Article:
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SCOT LEHIGH

Oval Office failure

BOB WOODWARD'S best Oval Office anecdote is telling. And yet, more revealing still is what doesn't take place in "Plan of Attack," Woodward's detailed new book about the Bush administration's decision to go to war with Iraq.

According to Woodward, on Dec. 21, 2002, George Tenet, the CIA director, and John McLaughlin, his deputy, went to the Oval Office to run through the CIA's presentation making the case that Iraq had weapons of mass destruction. When it was done, George W. Bush had a quizzical look on his face.

" `Nice try,' Bush said. "I don't think this is quite -- it's not something that Joe Public would understand or would gain a lot of confidence from.' " Chief of staff Andrew Card, too, was underwhelmed, "worried that there might be no `there there.' "

The president then turned to Tenet and asked: "I've been told all this intelligence about having WMD and this is the best we've got?" Tenet, Woodward writes, "rose up, threw his arms in the air. `It's a slam dunk case' . . . Bush pressed. `George, how confident are you?' "

Tenet: "Don't worry, it's a slam dunk."

What we have, then, is a president who, with the critical decision on war pressing hard upon him, had gotten a look at the CIA's evidence that Saddam had weapons of mass destruction and found himself somewhat dubious about the agency's case.

So here's the question: Where was the gimlet-eyed follow-up, the hard-nosed executive evaluation, the painstaking dissection of the evidence that any commander in chief should insist upon before deciding on war?

There's precious little evidence of that in Woodward's book. Indeed, the picture that emerges is of a president less concerned with flyspecking the intelligence in determined pursuit of the truth than with making the strongest possible case to the world that Iraq had WMD.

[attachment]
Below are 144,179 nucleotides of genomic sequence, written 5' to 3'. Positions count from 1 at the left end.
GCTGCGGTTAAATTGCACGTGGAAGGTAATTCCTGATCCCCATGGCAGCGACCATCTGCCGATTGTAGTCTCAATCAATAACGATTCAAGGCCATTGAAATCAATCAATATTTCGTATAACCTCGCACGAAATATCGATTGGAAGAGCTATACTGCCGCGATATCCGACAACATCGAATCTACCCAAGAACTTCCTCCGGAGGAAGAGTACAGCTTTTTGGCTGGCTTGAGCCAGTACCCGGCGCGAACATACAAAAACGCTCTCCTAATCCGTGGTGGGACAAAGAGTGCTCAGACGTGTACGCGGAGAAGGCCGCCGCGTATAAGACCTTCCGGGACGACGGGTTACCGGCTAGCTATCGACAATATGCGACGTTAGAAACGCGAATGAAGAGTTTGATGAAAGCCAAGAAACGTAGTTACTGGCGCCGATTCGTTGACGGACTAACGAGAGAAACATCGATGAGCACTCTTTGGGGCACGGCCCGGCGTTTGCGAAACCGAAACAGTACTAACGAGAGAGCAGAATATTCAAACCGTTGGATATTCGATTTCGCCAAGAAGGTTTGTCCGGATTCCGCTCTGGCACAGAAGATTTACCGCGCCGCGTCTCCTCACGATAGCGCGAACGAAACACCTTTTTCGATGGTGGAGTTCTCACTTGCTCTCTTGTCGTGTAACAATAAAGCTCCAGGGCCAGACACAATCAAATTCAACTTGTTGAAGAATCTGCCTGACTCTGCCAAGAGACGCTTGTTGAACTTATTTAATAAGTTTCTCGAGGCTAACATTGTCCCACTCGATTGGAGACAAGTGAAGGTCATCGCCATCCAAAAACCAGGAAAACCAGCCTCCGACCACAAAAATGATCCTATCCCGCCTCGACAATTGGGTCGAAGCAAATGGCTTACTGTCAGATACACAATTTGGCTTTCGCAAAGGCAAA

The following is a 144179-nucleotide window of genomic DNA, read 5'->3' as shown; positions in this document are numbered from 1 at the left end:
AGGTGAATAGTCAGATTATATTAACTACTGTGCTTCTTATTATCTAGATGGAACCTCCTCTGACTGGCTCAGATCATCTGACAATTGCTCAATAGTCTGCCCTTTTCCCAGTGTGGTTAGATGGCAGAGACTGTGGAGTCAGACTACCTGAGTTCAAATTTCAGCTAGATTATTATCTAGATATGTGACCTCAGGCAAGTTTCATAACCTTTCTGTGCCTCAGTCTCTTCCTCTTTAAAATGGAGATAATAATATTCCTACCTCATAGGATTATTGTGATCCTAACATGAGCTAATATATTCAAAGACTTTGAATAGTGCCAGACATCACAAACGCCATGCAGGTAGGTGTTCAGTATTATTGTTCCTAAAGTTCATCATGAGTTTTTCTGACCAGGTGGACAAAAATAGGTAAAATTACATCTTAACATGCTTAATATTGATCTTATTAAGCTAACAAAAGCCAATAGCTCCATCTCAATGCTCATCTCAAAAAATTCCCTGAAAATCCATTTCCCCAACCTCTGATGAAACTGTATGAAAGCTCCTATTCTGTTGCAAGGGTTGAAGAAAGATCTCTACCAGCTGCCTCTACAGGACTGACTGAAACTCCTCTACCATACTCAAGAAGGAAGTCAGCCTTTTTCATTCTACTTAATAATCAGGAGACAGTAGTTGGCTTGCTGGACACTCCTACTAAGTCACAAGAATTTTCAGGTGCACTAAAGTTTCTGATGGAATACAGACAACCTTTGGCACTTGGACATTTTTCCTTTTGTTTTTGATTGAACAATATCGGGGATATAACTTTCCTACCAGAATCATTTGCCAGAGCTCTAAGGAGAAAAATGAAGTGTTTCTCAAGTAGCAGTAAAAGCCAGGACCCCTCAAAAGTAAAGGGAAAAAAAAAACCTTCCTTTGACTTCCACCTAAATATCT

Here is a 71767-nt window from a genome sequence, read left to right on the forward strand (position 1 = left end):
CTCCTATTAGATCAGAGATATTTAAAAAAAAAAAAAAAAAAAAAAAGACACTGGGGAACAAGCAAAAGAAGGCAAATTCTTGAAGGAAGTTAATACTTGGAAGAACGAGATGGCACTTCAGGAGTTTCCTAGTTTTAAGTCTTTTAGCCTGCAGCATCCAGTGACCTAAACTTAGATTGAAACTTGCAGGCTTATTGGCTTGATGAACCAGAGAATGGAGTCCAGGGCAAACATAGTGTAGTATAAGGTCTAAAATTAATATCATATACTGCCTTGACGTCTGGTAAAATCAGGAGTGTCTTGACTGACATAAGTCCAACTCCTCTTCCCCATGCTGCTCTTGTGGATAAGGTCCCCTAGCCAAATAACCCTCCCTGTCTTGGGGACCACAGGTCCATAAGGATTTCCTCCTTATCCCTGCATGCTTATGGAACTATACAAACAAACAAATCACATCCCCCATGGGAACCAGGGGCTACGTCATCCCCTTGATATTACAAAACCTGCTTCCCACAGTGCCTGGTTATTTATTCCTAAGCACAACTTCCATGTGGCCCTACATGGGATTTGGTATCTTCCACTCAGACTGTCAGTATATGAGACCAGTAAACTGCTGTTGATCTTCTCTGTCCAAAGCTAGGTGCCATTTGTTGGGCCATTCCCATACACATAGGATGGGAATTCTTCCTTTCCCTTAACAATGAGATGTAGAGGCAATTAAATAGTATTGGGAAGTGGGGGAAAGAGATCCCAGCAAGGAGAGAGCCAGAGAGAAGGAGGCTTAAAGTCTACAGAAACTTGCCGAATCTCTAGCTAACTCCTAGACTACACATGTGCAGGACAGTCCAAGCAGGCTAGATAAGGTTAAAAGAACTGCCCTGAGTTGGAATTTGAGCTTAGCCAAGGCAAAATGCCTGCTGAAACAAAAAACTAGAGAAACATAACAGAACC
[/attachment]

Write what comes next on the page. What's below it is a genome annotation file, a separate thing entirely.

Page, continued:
"Needs a lot more work," Bush told Card and National Security Adviser Condoleezza Rice about the briefing. "Let's get some people who've actually put together a case for a jury."

After the McLaughlin/Tenet briefing, the CIA assembled a 40-page dossier that was turned over to two lawyers -- Scooter Libby, chief of staff to Vice President Cheney, and Steve Hadley, Rice's deputy -- to use in building a persuasive public argument against Iraq. On Jan. 25, Libby presented that case to a group that included Rice; Karl Rove, Bush's chief political adviser; Deputy Secretary of State Richard Armitage; and Deputy Secretary of Defense Paul Wolfowitz -- but that did not include either the president or the vice president.

"Armitage," Woodward writes, "was appalled at what he considered overreaching and hyperbole. Libby was drawing only the worst conclusions from fragments and silky threads." That's a conclusion Colin Powell would come to as well. Still, after going to the CIA and culling the intelligence, the secretary of state made his powerful Feb. 5 presentation to the UN.

By then, events were in the saddle. More than three weeks earlier, Cheney and Bush had informed the Saudi ambassador that the decision to go to war had been made.

Now, it's true that Saddam had been pursuing a nuclear bomb before the first Gulf War, that he had used chemical weapons against his own people, and that he had had a secret WMD program in the 1990s, a program which the 1995 defection of Hussein Kamel, the Saddam son-in-law in charge of that effort, helped reveal.

Still, inspectors had been absent from Iraq since 1998. But in Woodward's account, when Tenet declared the case "a slam dunk," Bush basically took him at his word.

With no WMDs found, Tenet, in a speech earlier this year, acknowledged flaws in the intelligence. And in a Feb. 2 interview with The Washington Post, Powell gingerly conceded the obvious: If the administration had known Iraq did not have WMD stockpiles, that knowledge might have affected the decision to go to war. That, Woodward writes, brought a call from Rice to tell Powell that the president was "mad," feeling that the secretary of state had "given the Democrats a remarkable tool."

That's one way to describe the truth. Still, the Bush campaign apparently thinks Woodward's book paints a sufficiently positive picture of a resolute, action-oriented president that they have a link to it on their website. But what a careful reading actually reveals is a commander in chief who failed to do or demand the due diligence that any president owes his citizens before committing the nation to war.

Scot Lehigh's e-mail address is lehigh@globe.com. 

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